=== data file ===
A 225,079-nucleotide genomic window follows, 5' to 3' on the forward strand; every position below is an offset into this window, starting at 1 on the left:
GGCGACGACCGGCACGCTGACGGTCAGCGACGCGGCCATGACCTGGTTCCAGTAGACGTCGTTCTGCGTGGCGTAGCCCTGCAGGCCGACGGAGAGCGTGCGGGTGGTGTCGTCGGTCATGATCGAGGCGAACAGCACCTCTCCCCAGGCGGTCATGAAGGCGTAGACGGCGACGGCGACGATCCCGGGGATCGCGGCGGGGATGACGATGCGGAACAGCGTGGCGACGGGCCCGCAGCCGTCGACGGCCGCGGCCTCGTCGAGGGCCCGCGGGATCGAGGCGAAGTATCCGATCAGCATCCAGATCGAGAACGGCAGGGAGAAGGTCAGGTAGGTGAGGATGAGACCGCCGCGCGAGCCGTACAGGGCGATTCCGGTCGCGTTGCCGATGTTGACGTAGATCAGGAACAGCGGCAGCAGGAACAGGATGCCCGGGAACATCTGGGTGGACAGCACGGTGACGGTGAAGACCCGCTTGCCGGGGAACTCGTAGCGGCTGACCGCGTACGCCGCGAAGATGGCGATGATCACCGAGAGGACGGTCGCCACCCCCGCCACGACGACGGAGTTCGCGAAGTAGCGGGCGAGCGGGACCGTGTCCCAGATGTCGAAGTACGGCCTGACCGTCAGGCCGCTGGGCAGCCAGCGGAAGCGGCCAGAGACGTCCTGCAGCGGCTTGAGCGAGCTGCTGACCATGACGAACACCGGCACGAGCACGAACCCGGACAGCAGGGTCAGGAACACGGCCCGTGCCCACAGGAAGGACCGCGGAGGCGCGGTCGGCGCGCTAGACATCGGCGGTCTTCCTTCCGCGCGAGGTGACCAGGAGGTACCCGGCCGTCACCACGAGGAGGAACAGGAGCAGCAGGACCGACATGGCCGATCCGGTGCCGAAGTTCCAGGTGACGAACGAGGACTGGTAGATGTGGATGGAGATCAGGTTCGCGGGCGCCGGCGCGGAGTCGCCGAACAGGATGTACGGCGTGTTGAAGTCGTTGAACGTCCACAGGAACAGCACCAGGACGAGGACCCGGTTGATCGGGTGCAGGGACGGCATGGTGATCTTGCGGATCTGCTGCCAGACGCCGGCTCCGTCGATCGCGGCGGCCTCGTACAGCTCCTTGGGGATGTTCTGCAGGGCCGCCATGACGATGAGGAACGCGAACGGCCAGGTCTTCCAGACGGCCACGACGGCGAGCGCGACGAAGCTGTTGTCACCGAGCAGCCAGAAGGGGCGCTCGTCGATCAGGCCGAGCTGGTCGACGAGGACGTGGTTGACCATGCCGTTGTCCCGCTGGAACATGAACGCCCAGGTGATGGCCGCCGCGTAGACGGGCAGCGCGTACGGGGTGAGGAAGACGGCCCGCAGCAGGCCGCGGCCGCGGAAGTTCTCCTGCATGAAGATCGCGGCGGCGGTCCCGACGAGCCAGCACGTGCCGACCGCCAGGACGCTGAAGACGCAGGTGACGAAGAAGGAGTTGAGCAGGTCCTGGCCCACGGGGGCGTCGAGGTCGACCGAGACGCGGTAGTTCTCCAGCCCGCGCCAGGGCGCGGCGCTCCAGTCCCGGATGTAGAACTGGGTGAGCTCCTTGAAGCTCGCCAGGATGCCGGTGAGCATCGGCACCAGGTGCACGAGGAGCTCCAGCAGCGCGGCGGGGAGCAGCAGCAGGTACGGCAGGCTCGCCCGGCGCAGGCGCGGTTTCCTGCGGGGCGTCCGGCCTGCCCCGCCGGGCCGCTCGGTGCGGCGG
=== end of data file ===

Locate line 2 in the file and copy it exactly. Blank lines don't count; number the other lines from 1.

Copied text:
GGCGACGACCGGCACGCTGACGGTCAGCGACGCGGCCATGACCTGGTTCCAGTAGACGTCGTTCTGCGTGGCGTAGCCCTGCAGGCCGACGGAGAGCGTGCGGGTGGTGTCGTCGGTCATGATCGAGGCGAACAGCACCTCTCCCCAGGCGGTCATGAAGGCGTAGACGGCGACGGCGACGATCCCGGGGATCGCGGCGGGGATGACGATGCGGAACAGCGTGGCGACGGGCCCGCAGCCGTCGACGGCCGCGGCCTCGTCGAGGGCCCGCGGGATCGAGGCGAAGTATCCGATCAGCATCCAGATCGAGAACGGCAGGGAGAAGGTCAGGTAGGTGAGGATGAGACCGCCGCGCGAGCCGTACAGGGCGATTCCGGTCGCGTTGCCGATGTTGACGTAGATCAGGAACAGCGGCAGCAGGAACAGGATGCCCGGGAACATCTGGGTGGACAGCACGGTGACGGTGAAGACCCGCTTGCCGGGGAACTCGTAGCGGCTGACCGCGTACGCCGCGAAGATGGCGATGATCACCGAGAGGACGGTCGCCACCCCCGCCACGACGACGGAGTTCGCGAAGTAGCGGGCGAGCGGGACCGTGTCCCAGATGTCGAAGTACGGCCTGACCGTCAGGCCGCTGGGCAGCCAGCGGAAGCGGCCAGAGACGTCCTGCAGCGGCTTGAGCGAGCTGCTGACCATGACGAACACCGGCACGAGCACGAACCCGGACAGCAGGGTCAGGAACACGGCCCGTGCCCACAGGAAGGACCGCGGAGGCGCGGTCGGCGCGCTAGACATCGGCGGTCTTCCTTCCGCGCGAGGTGACCAGGAGGTACCCGGCCGTCACCACGAGGAGGAACAGGAGCAGCAGGACCGACATGGCCGATCCGGTGCCGAAGTTCCAGGTGACGAACGAGGACTGGTAGATGTGGATGGAGATCAGGTTCGCGGGCGCCGGCGCGGAGTCGCCGAACAGGATGTACGGCGTGTTGAAGTCGTTGAACGTCCACAGGAACAGCACCAGGACGAGGACCCGGTTGATCGGGTGCAGGGACGGCATGGTGATCTTGCGGATCTGCTGCCAGACGCCGGCTCCGTCGATCGCGGCGGCCTCGTACAGCTCCTTGGGGATGTTCTGCAGGGCCGCCATGACGATGAGGAACGCGAACGGCCAGGTCTTCCAGACGGCCACGACGGCGAGCGCGACGAAGCTGTTGTCACCGAGCAGCCAGAAGGGGCGCTCGTCGATCAGGCCGAGCTGGTCGACGAGGACGTGGTTGACCATGCCGTTGTCCCGCTGGAACATGAACGCCCAGGTGATGGCCGCCGCGTAGACGGGCAGCGCGTACGGGGTGAGGAAGACGGCCCGCAGCAGGCCGCGGCCGCGGAAGTTCTCCTGCATGAAGATCGCGGCGGCGGTCCCGACGAGCCAGCACGTGCCGACCGCCAGGACGCTGAAGACGCAGGTGACGAAGAAGGAGTTGAGCAGGTCCTGGCCCACGGGGGCGTCGAGGTCGACCGAGACGCGGTAGTTCTCCAGCCCGCGCCAGGGCGCGGCGCTCCAGTCCCGGATGTAGAACTGGGTGAGCTCCTTGAAGCTCGCCAGGATGCCGGTGAGCATCGGCACCAGGTGCACGAGGAGCTCCAGCAGCGCGGCGGGGAGCAGCAGCAGGTACGGCAGGCTCGCCCGGCGCAGGCGCGGTTTCCTGCGGGGCGTCCGGCCTGCCCCGCCGGGCCGCTCGGTGCGGCGG